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Volkswagen Reaches Additional $1.2 Billion “Dieselgate” Settlement, But Criminal Investigation Looms Large

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Last Tuesday, U.S. District Court Judge Charles Breyer gave his initial approval of a $1.22 Billion settlement of lawsuits brought by a class of consumers who purchased 80,000 Volkswagen 3.0 liter diesel vehicles. This initial approval follows a prior settlement for smaller-engined 2.0 liter diesels that will provide more than $14 Billion of value to consumers.

These settlements will end class action litigation on behalf of consumers who allege that Volkswagen secretly equipped its diesel vehicles with software designed to skirt emissions regulations. This software “defeat device” was designed to reduce the vehicles’ emissions during testing to pass federal emissions standards, but allow the vehicles to spew illegal amounts of pollutants while on the road. The discovery of these defeat devices has haunted Volkswagen for over a year, including scores of civil lawsuits and criminal investigations.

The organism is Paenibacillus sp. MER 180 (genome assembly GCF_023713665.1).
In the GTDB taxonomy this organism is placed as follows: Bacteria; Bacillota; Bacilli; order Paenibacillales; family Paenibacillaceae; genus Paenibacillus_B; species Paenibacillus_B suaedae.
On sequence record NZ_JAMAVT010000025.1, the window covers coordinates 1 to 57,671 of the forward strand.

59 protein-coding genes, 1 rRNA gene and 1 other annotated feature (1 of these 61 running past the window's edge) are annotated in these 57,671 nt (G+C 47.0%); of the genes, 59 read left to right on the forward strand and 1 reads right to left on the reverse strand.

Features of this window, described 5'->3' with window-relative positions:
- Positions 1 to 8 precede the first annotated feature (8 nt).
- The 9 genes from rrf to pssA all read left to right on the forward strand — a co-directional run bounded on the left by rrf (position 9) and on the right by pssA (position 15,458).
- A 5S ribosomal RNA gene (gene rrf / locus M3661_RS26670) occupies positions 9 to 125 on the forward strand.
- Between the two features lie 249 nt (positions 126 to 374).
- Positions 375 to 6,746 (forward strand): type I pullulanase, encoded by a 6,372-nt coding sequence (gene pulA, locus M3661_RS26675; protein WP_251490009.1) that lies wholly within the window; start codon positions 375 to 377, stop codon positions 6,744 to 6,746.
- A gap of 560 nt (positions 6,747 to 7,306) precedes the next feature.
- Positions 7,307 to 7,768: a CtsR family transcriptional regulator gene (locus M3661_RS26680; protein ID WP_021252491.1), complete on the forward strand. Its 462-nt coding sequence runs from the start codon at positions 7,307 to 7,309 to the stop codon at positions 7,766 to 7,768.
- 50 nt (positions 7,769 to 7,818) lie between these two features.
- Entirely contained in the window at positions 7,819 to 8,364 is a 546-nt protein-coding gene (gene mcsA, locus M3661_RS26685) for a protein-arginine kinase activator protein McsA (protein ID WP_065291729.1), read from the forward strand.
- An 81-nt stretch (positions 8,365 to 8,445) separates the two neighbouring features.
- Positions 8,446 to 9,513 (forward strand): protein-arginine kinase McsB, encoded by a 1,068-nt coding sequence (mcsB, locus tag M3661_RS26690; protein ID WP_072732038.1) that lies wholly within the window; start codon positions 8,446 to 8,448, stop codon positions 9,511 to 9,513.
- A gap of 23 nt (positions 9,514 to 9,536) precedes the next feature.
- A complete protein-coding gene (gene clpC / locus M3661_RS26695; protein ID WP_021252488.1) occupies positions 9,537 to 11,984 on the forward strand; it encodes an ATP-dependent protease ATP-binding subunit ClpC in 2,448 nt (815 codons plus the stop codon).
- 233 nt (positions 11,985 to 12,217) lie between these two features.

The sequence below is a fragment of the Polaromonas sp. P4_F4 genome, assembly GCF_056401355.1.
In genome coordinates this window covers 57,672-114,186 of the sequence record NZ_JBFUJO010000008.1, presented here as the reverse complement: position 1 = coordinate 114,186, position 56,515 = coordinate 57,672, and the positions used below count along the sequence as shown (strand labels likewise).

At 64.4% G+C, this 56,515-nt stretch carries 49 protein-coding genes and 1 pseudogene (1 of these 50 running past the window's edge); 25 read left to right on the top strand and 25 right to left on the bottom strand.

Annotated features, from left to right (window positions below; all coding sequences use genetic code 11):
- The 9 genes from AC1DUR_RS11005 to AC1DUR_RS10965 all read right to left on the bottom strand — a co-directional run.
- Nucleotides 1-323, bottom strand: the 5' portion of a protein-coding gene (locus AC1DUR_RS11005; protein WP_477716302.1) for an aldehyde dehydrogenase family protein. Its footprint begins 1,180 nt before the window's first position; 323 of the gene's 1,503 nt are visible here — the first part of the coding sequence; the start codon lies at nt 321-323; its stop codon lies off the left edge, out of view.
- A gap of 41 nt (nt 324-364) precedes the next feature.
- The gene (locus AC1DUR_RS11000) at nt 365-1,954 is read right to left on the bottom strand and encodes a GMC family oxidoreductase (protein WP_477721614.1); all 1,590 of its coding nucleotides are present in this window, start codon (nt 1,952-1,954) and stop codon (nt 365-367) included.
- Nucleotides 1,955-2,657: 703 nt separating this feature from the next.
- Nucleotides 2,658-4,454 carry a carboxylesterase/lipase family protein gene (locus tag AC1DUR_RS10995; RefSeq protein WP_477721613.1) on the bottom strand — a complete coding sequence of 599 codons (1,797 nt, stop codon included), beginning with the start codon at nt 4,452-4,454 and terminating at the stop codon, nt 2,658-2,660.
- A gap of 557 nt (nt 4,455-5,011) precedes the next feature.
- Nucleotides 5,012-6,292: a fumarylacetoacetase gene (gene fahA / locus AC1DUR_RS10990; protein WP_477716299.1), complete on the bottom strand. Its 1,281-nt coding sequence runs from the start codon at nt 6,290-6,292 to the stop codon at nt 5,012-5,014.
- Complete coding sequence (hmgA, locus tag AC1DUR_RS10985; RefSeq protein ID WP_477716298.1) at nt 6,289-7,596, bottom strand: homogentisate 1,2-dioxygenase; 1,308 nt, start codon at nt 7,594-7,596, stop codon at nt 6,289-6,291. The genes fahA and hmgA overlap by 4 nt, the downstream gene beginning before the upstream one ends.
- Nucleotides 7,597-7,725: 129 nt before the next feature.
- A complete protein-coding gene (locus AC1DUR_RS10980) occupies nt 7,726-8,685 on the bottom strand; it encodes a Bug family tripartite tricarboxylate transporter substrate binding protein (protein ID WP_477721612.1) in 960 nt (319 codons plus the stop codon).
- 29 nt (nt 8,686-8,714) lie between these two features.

But while Volkswagen has reached deals designed to end the civil lawsuits against it in the U.S., the criminal investigation of Volkswagen’s executives looms large. In January, the FBI arrested Volkswagen executive Oliver Schmidt, who ran the company’s regulatory compliance office, for his role in the scandal. One Volkswagen engineer has already pleaded guilty to criminal charges.

Recently, former Volkswagen group chairman, Ferdinand Piëch, told German authorities that he learned of the emissions cheating as early as February of 2015, and that he reported this knowledge to Volkswagen Group’s supervisory board. This statement contradicts the prior story of Volkswagen’s board members, who have stated they did not learn of the cheating until September of 2015. The board members have strongly condemned Piëch’s story, but this apparent contradiction could indicate a cover-up at Volkswagen’s highest levels. Investigations continue, and despite the large amounts of money to be paid in civil settlements, Volkswagen’s legal troubles are far from over.


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